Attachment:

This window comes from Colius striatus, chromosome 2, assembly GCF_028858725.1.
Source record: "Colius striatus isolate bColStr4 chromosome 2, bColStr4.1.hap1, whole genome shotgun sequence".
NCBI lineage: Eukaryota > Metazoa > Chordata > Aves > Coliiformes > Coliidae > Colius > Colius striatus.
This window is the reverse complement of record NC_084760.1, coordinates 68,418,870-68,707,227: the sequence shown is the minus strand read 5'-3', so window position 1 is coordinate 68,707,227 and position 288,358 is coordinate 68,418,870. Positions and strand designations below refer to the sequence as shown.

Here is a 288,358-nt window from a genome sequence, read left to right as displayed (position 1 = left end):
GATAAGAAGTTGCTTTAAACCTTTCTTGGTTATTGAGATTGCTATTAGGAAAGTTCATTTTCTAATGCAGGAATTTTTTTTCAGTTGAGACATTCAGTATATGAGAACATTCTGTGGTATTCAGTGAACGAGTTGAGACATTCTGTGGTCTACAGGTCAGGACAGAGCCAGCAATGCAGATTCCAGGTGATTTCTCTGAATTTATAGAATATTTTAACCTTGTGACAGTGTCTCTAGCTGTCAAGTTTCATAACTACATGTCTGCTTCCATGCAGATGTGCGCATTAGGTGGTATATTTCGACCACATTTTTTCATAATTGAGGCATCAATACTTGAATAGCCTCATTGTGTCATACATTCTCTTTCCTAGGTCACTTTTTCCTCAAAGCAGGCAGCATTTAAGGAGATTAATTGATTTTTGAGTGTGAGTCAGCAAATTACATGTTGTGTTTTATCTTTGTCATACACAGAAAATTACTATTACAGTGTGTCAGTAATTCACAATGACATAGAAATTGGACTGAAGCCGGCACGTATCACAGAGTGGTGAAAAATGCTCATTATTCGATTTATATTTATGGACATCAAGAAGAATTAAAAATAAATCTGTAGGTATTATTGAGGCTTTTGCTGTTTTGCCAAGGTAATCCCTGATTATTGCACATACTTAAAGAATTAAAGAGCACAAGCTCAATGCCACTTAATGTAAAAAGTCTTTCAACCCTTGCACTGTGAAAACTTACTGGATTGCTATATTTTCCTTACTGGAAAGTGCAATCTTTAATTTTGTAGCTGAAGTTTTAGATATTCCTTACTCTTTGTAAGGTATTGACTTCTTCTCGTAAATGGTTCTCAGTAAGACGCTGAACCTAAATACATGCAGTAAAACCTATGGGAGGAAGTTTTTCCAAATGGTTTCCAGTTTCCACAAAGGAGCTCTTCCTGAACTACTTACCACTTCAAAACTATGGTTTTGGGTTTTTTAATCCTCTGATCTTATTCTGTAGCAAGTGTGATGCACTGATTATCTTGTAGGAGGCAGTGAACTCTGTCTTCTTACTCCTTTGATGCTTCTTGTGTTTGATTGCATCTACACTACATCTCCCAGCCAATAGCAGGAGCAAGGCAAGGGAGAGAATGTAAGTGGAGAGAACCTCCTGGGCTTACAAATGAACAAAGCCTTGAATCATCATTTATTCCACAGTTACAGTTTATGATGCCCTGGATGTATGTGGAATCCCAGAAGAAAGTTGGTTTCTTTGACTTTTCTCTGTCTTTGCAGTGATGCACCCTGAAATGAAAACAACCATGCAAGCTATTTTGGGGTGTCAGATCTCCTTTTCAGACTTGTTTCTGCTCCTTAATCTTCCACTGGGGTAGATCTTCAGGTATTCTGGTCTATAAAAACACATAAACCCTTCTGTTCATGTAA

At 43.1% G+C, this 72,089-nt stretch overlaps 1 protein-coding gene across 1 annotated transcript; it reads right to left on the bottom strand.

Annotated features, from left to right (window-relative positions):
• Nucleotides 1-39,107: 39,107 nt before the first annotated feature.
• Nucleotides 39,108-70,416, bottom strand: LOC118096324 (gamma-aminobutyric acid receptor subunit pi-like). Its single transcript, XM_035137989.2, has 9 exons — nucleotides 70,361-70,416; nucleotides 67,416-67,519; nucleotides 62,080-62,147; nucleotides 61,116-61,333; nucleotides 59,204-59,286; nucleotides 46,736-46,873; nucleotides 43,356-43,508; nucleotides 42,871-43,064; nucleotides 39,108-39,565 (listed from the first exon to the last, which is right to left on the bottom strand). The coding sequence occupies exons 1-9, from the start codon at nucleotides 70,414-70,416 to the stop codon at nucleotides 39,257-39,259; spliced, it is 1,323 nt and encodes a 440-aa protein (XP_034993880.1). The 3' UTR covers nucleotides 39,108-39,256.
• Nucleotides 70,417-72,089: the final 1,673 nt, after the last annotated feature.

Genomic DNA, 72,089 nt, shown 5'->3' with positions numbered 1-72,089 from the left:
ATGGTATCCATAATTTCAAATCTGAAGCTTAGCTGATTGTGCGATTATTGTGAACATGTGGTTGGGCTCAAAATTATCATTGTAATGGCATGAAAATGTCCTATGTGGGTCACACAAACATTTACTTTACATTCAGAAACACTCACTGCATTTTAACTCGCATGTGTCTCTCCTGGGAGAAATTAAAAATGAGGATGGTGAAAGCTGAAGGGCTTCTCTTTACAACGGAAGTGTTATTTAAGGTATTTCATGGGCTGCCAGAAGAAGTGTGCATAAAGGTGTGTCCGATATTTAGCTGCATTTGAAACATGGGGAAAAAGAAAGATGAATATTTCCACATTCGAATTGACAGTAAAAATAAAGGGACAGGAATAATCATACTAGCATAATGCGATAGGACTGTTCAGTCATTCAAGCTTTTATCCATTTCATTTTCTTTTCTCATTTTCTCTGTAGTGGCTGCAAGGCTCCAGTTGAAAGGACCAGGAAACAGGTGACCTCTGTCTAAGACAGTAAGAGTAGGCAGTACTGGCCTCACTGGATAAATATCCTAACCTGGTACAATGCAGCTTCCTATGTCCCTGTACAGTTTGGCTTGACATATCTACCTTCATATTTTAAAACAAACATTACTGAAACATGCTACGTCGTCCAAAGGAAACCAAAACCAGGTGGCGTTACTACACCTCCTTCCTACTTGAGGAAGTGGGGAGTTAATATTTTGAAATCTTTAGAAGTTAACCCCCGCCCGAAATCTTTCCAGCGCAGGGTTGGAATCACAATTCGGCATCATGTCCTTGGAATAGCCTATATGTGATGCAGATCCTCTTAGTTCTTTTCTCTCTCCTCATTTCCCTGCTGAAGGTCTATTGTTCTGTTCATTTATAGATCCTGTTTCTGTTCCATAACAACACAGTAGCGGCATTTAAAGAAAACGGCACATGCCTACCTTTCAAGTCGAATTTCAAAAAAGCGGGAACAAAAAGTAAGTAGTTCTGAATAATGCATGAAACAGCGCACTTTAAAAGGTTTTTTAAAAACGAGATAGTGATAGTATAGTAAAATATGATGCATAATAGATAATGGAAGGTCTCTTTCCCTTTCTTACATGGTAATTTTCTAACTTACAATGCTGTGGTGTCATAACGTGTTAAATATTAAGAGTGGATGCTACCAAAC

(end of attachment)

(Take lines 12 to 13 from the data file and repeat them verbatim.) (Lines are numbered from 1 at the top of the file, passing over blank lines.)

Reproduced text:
Genomic DNA, 72,089 nt, shown 5'->3' with positions numbered 1-72,089 from the left:
ATGGTATCCATAATTTCAAATCTGAAGCTTAGCTGATTGTGCGATTATTGTGAACATGTGGTTGGGCTCAAAATTATCATTGTAATGGCATGAAAATGTCCTATGTGGGTCACACAAACATTTACTTTACATTCAGAAACACTCACTGCATTTTAACTCGCATGTGTCTCTCCTGGGAGAAATTAAAAATGAGGATGGTGAAAGCTGAAGGGCTTCTCTTTACAACGGAAGTGTTATTTAAGGTATTTCATGGGCTGCCAGAAGAAGTGTGCATAAAGGTGTGTCCGATATTTAGCTGCATTTGAAACATGGGGAAAAAGAAAGATGAATATTTCCACATTCGAATTGACAGTAAAAATAAAGGGACAGGAATAATCATACTAGCATAATGCGATAGGACTGTTCAGTCATTCAAGCTTTTATCCATTTCATTTTCTTTTCTCATTTTCTCTGTAGTGGCTGCAAGGCTCCAGTTGAAAGGACCAGGAAACAGGTGACCTCTGTCTAAGACAGTAAGAGTAGGCAGTACTGGCCTCACTGGATAAATATCCTAACCTGGTACAATGCAGCTTCCTATGTCCCTGTACAGTTTGGCTTGACATATCTACCTTCATATTTTAAAACAAACATTACTGAAACATGCTACGTCGTCCAAAGGAAACCAAAACCAGGTGGCGTTACTACACCTCCTTCCTACTTGAGGAAGTGGGGAGTTAATATTTTGAAATCTTTAGAAGTTAACCCCCGCCCGAAATCTTTCCAGCGCAGGGTTGGAATCACAATTCGGCATCATGTCCTTGGAATAGCCTATATGTGATGCAGATCCTCTTAGTTCTTTTCTCTCTCCTCATTTCCCTGCTGAAGGTCTATTGTTCTGTTCATTTATAGATCCTGTTTCTGTTCCATAACAACACAGTAGCGGCATTTAAAGAAAACGGCACATGCCTACCTTTCAAGTCGAATTTCAAAAAAGCGGGAACAAAAAGTAAGTAGTTCTGAATAATGCATGAAACAGCGCACTTTAAAAGGTTTTTTAAAAACGAGATAGTGATAGTATAGTAAAATATGATGCATAATAGATAATGGAAGGTCTCTTTCCCTTTCTTACATGGTAATTTTCTAACTTACAATGCTGTGGTGTCATAACGTGTTAAATATTAAGAGTGGATGCTACCAAAC